Vacation Day One: and the Traditional Destroying of my Phone.

Behold, my Sanity!
Oh, wait....that was before four children.  Sanity has been lost for years...

Behold, my Place of Rest!'s not going to work, either.
Especially, when three of my four children each took turns falling off of the dock this week.

Behold, my Bliss!
Yes.  Let's go with that one.
My Happy Place.

14 out of our 16 years of marriage we have been coming here.  (Two of those years we were city peeps living out in Philly). We even spent part of our Honeymoon on this sweet little island.  We can count the vacations by the ages of our kids...and by the level of chaos that each stage of those ages has brought to the table.  Ha!  Kaden and London have been out here as young as six and eight weeks old.  No matter the ages of our babies...and no matter the amount of crazy...if we have been Home in the summer, we have come to this little piece of Heaven.

My kids live for this week out to camp.  It is one of their greatest highlights of the summer.  And it's one of Kev's and mine, as well.  We feel so very blessed and thankful to be able to use this camp. Years ago, (I believe my facts are correct), my Father-in-Law's Dad bought this little island for just a couple of hundred dollars.  Crazy!  It's really priceless...

Adventures in Toddlerhood.
Sweet simplicity.

No electronics.  Surrounded by nature.  Lulled to sleep by the lapping of waves and the cries of the loons.  It really is a little slice of Heaven.  My little brother and his wife and two sons live right in the town of Rangeley, as well, so it's really special to spend some time with them on their turf and do some crazy adventuring together whenever we come into "town."

Now that I mention Crazy Adventuring....I feel like it's time for a story:
We spent the first night at my little bro's house, and decided the next morning to hike some trails up to what is arguably the tallest waterfall in Maine - Angel Falls.  It's a fun little hike - fairly short - that switches back and forth across the river several times before arriving at the tippy top.  Definitely would not have worked for London's toddler legs and balance, but perfectly doable for all of the little boys, with just a few places where we needed to help them.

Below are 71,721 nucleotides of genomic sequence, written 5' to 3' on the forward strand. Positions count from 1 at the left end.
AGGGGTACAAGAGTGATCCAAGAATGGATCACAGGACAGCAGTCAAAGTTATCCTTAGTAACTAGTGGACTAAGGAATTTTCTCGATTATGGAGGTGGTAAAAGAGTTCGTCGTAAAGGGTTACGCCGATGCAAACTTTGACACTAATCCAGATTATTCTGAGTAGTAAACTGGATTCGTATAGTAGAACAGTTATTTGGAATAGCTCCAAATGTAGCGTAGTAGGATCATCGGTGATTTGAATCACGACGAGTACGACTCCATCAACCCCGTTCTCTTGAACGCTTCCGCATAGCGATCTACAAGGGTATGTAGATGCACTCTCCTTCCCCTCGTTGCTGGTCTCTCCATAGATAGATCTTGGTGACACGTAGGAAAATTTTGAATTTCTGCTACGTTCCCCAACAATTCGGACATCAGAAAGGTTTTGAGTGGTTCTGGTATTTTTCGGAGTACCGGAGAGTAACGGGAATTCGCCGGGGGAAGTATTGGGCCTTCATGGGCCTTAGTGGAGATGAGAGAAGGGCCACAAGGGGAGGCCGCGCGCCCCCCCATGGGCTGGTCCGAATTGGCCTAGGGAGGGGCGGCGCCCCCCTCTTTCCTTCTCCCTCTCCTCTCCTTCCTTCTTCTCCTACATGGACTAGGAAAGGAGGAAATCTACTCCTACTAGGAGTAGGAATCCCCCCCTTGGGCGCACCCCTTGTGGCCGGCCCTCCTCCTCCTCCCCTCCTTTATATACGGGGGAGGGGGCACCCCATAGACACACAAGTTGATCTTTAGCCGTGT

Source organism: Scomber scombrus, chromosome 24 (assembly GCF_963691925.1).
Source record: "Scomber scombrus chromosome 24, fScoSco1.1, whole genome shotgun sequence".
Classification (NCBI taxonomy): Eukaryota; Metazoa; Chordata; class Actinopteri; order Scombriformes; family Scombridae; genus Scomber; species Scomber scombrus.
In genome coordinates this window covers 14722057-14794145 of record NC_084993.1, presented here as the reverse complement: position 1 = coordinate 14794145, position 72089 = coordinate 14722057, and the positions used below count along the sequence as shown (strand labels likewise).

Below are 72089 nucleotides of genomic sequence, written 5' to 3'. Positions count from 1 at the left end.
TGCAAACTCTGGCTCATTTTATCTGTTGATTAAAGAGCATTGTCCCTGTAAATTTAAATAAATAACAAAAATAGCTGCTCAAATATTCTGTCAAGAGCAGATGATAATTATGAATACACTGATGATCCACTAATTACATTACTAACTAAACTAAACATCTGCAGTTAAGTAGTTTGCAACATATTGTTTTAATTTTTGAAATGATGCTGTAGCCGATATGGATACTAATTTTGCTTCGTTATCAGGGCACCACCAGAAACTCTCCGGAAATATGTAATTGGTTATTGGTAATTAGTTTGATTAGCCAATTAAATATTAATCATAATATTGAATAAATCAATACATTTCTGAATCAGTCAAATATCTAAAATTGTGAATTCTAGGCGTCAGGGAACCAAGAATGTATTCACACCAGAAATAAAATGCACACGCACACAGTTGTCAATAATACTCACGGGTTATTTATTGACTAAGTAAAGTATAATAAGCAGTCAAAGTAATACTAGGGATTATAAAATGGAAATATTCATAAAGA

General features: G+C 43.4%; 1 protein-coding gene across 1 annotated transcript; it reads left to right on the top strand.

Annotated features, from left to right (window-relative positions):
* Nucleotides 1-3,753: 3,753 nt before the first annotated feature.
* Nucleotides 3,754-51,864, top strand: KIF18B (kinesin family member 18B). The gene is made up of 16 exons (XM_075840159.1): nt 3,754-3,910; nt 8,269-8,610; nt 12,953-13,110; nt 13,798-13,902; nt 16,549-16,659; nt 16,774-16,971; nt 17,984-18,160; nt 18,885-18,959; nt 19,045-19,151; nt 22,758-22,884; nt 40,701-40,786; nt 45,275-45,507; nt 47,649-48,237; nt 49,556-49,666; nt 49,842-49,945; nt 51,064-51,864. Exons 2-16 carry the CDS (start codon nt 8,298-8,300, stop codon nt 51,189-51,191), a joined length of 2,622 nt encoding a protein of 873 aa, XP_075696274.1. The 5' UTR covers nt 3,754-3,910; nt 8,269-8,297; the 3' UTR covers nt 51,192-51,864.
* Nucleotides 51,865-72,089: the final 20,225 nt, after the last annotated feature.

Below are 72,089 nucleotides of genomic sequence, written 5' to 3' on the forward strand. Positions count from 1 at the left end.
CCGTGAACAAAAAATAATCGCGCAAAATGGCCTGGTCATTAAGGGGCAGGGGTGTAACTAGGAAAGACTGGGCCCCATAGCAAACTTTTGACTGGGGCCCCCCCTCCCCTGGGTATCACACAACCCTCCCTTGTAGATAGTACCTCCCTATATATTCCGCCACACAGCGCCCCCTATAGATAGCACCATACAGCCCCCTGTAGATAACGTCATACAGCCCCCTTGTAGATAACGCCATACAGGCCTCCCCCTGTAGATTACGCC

Fun and crazy.
Before the trail even started, though, Aaron knew of a little fishing hole down in the woods that had some great little trouties; so the boys all traipsed off into the wilderness with Julie and I wearing our packs of small children following along behind.  They fished there for a bit, caught a couple of trout, the littlest boys explored all around, and then we decided we needed to actually get on the trail before the toddlers got too antsy in their packs.  When we finally got on to what we thought was the trail, it completely dead-ended, and we realized we needed to turn around.  By this time, the four and five year old boys were loudly announcing that they were ready for this adventure to be over, London was destroying my back, and we hadn't even set one foot on the actual trail.

We finally found the start of the trail, and Julie and I looked at each other, promptly set our toddlers onto the ground, and got out lunch!  We didn't even pull off the trail.  We just stepped to the side a bit, spread out lunch for the Littles, and took a nice long break before we even began.  Everyone that passed us going up the trail kept asking us how the view was at the top - assuming that we were on our way down!  For some reason, this struck the four of us adults hilarious, and we all died laughing. We'd take turns saying something smart to anyone who asked us a question.

Kev would say:  "We're just pacing ourselves."
I would optimistically call out:  "We're almost there, right?"